1) unfortunately not, did not know enough then to ask. However my "tritation" consisted of the tech putting me on an auto cpap with a full face mask, slept for only about an hour. Only saw the tech again the next morniing, she looked at the average pressure which was 7 if I remember correctly and that was it. Got a normal cpap set to 7 with a fullface mask ( no choice) , that never worked well, couldn't sleep more that an hour at a time with it.

That ended with the sleep study above after I complained treatment wasn't working. I was given the S9 auto with no tritation study done. Was just told to leave it on auto. Dont-know

2) This one is more difficult. My Pshyciatrist believe my CPAP is not working. After a telephonic conversation with a neurologist I was advised to try BiPAP or ASV.There is no doctor spesialising in sleep studies near me, the best I can do is a neurologist who is 2 hours drive away. Unfortunately my appointment with him is only in April.

3) Very good AHI , useally between 0.5 and 3. Although the numbers look good I am still waiting to wake up feeling refreshed and not feeling tired.


thanks

Given your limited sleepyhead result may be correct. I think your AHI apnea part, maybe being treated ok. Everyone here would be happy with 0.37. You need to get charts up for opinions
http://www.apneaboard.com/forums/attachm...p?aid=4108

You need to have the SD card in the machine overnight to get the detailed charts. Instructions at the top of the page, on how to lay out the chart and use https://imgur.com to upload.
new http://www.apneaboard.com/wiki/index.php...re_success
mask fit http://www.apneaboard.com/wiki/index.php...ask_Primer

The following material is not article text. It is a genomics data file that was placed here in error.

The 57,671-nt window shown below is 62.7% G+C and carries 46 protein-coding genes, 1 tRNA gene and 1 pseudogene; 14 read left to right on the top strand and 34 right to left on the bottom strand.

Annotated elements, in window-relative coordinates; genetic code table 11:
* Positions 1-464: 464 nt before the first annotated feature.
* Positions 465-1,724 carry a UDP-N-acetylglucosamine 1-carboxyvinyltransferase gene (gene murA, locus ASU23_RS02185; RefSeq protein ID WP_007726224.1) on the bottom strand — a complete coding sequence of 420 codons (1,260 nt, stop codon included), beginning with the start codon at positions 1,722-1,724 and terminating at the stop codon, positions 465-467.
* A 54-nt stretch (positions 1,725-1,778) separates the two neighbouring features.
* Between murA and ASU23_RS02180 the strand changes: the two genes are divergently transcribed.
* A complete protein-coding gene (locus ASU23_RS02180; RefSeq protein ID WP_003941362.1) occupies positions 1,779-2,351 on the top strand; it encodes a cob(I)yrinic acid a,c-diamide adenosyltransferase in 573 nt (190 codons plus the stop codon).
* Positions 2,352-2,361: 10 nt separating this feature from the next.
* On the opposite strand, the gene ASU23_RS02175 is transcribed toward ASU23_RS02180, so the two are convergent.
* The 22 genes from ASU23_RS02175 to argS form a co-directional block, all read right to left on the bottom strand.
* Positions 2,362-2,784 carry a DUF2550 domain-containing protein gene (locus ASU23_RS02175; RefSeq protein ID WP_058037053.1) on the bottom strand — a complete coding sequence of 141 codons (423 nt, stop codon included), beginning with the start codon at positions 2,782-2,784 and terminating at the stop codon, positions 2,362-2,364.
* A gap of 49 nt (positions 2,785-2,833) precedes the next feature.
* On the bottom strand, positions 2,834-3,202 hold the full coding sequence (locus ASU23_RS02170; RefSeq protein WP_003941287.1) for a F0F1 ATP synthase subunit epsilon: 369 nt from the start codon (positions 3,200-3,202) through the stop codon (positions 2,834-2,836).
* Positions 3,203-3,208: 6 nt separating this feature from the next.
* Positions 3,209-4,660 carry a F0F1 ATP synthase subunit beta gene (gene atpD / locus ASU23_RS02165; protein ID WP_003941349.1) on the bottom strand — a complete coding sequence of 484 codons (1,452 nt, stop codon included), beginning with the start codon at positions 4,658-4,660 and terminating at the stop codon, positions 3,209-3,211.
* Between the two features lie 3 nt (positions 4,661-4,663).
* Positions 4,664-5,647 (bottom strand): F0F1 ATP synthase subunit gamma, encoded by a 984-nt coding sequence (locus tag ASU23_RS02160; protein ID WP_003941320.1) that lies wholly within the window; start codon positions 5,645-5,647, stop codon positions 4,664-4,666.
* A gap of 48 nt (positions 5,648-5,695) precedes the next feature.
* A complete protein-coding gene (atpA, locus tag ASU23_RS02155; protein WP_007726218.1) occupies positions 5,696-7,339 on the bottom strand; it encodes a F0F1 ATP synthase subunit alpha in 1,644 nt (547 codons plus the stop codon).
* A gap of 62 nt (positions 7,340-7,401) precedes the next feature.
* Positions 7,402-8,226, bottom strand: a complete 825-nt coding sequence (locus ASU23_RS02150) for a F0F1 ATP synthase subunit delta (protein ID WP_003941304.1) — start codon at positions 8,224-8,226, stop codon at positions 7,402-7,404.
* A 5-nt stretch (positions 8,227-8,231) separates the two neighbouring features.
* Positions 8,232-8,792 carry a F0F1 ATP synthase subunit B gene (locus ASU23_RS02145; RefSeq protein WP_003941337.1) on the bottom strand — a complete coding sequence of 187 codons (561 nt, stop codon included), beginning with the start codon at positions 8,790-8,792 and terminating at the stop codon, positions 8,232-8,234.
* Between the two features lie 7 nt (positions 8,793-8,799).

From machine or charts for auto-cpap, set the min 1cm below median pressure, or 2cm below 90/95%. max at 20cm for now. Forum will help you fine tune settings
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#14
RE: ASV op BIPAP- which one?
Hi
See last nights sleepyhead results below

[Image: zoCiw6Ul.png]

Do you think it will be worth it investing in a new oximeter to see how that looks before getting a new machine?

I am seeing my gp today to get him to send my for a new sleepstudy and titration.

thanks again for all the advice
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#15
RE: ASV op BIPAP- which one?
Those centrals in the last few minutes of your sleep may be what I call “snooze alarm centrals”.  See how you have a “mask off” right before that cluster? The alarm goes off, you hold your breath while you roll over and smack the snooze button. Doze off. 6x. Voilà 6 centrals. All jumpstarted with a “mask off” which may be you deciding momentarily that you’re awake or almost.
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#16
RE: ASV op BIPAP- which one?
(01-11-2018, 12:23 AM)HalfAsleep Wrote: Those centrals in the last few minutes of your sleep may be what I call “snooze alarm centrals”.  See how you have a “mask off” right before that cluster? The alarm goes off, you hold your breath while you roll over and smack the snooze button. Doze off. 6x. Voilà 6 centrals. All jumpstarted with a “mask off” which may be you deciding momentarily that you’re awake or almost.

I'm interested in those end of night centrals. My chart is very similar to the OP in that many nights I have 10-15 centrals in the last 30 minutes of the night. Earlier in the night, I might only have 3 or 4 all night. I do not use an alarm clock and just awaken.